“web of (gauged) supergravities” from figure 3.2 to a new form as illustrated in figure 5.1.

Type II SUGRA Type II DFT

with ﬂuxes

= 2 gauged

SUGRA = 2 SUGRA

dimensional

reduction dimensional

reduction strong constraint,

vanishing ﬂuxes

gauging

### N N

Figure 5.1: A “web of supergravities”. Double field theory serves as the missing link between ten-dimensional supergravities and gauged four-dimensional supergravities.

Mirror Symmetry

A final interesting result of our analysis is the recovery of Mirror Symmetry. Both the
CY3 and the K3×T^{2} setting featured a set of IIA ↔ IIB mirror mappings of their
effective actions that involved a characteristic exchange of roles between the K¨ahler-class
and complex-structure moduli. As was to be expected in light of the conjectured
equiv-alence of T-duality and Mirror Symmetry [61], this was also accompanied by mappings
between the geometric and non-geometric fluxes. In all cases, the double field theory
framework provided a nicely-interpretable notation of the mirror mappings as simple
in-terchangings between ten-dimensional poly-forms encoding the different types of moduli
and the theory-specific R-R fields.

5.6 Discussion 113

Open Questions and Future Directions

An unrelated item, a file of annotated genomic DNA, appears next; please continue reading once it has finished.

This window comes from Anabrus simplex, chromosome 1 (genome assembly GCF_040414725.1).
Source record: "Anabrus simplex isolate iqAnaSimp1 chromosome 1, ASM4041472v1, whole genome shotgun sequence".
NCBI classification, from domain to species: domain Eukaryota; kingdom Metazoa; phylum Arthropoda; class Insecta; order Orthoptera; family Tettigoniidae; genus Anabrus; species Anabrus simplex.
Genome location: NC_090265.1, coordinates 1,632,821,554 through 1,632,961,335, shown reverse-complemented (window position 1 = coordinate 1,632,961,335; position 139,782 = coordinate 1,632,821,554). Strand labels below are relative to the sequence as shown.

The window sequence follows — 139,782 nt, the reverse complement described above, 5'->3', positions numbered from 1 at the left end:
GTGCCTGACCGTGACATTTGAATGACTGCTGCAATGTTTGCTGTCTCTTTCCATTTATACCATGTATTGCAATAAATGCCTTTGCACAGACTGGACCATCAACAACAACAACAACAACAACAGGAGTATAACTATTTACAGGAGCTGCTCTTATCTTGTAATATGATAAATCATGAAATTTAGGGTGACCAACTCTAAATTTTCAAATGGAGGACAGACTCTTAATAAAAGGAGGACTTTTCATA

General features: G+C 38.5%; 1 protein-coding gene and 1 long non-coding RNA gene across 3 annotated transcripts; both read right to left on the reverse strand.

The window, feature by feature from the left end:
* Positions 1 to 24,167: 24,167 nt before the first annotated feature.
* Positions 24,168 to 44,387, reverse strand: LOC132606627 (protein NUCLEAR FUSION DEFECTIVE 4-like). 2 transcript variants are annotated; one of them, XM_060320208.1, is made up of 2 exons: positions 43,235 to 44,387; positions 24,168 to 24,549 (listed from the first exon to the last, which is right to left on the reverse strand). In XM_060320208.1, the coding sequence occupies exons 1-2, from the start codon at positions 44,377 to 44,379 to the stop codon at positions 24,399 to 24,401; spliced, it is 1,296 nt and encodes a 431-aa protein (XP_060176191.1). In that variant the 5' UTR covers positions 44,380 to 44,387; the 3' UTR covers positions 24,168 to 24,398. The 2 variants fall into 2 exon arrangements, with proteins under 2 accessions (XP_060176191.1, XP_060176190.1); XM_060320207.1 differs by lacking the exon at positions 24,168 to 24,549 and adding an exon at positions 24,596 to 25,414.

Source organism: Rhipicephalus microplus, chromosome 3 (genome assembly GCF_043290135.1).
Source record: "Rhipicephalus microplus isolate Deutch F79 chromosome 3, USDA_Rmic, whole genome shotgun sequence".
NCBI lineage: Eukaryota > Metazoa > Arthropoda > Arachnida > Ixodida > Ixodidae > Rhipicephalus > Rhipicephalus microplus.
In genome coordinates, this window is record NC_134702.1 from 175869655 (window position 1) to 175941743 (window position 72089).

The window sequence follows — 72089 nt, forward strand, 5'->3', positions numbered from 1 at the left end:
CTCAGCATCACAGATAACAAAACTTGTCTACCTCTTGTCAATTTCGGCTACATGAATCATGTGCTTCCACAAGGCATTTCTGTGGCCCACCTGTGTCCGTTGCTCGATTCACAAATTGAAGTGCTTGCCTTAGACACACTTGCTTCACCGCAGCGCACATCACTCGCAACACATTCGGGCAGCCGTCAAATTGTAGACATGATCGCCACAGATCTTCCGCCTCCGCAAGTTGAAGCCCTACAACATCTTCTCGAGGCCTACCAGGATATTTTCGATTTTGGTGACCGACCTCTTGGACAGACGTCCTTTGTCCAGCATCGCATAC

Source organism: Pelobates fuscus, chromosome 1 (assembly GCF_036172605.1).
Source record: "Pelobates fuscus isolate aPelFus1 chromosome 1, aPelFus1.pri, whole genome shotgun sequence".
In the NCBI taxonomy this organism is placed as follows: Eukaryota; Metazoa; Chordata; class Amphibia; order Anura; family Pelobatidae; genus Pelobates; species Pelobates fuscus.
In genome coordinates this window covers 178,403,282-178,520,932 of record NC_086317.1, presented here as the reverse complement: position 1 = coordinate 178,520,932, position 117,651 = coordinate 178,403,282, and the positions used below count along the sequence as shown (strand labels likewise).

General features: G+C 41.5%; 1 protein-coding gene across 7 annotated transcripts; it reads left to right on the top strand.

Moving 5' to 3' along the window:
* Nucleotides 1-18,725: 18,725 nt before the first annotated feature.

An interesting task to pursue in future research would be to to derive the remaining
four-dimensional gauged supergravities from double field theory. A natural next step
is thereby to analyze how the framework can be applied to the full action compactified
on K3×T^{2}. Since dimensional reductions on Calabi-Yau three-folds lead to a partially
dualized formulation of gaugedN = 2 supergravity, an important question in this context
is whether a similar construction has to be applied to its N = 4 analogue. Similarly to
the Calabi-Yau setting, it would make sense to also address these questions with a view to
compactifications onSU(2) structure manifolds [222–224] and to elaborate the analogies
between both frameworks. Other possible directions include extensions of the orientifold
setting discussed in [78] or dimensional reductions of heterotic double field theory.

## Chapter 6

## Type IIB Flux Vacua and Tadpole Cancellation

We have seen in the previous chapters that (flux) compactifications of type II theories give rise to (gauged)N = 2 supergravities in four dimensions. As discussed in the beginning of this thesis, the most commonly used methods of model building in string theory require the amount of supersymmetry to be reduced to N = 1. One way this problem can be addressed is by introducingorientifold projections and D-branes. In conjunction with constraints arising from the presence of fluxes, such compactifications come with a variety of further restrictions which greatly affect the space of allowed background configurations.

This chapter will focus on the role of such consistency constraints in type IIB theory
compactified on the orientifold T^{6}/Z^{2} ×Z^{2}. Up to minor changes, the contents of this
chapter are mostly quoted in verbatim from the author’s work [80].